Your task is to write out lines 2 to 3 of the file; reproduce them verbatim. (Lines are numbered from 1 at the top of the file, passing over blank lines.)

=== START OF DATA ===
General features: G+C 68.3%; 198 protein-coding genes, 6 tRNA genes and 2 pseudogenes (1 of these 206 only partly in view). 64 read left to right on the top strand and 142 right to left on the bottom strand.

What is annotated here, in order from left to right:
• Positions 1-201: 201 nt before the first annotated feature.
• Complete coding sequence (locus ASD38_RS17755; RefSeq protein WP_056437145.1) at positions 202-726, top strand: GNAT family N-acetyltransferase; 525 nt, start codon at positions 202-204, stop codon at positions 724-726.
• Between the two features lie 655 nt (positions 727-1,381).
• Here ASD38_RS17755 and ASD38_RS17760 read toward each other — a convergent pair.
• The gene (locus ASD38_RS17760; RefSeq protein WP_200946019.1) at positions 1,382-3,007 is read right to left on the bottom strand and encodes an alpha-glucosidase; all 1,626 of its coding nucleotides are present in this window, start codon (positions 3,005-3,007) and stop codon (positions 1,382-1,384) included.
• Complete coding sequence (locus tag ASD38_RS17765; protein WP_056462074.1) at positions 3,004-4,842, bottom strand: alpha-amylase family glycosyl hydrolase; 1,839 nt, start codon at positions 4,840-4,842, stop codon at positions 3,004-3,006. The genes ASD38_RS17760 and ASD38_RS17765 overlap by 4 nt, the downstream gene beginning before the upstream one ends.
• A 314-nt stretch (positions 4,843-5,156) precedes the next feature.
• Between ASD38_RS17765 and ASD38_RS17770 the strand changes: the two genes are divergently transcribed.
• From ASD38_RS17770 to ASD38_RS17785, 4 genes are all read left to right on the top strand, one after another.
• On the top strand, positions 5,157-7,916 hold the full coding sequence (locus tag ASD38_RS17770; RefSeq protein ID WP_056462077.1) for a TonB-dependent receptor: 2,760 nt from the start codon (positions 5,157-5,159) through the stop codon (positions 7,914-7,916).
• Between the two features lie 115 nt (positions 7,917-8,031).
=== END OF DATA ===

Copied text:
What is annotated here, in order from left to right:
• Positions 1-201: 201 nt before the first annotated feature.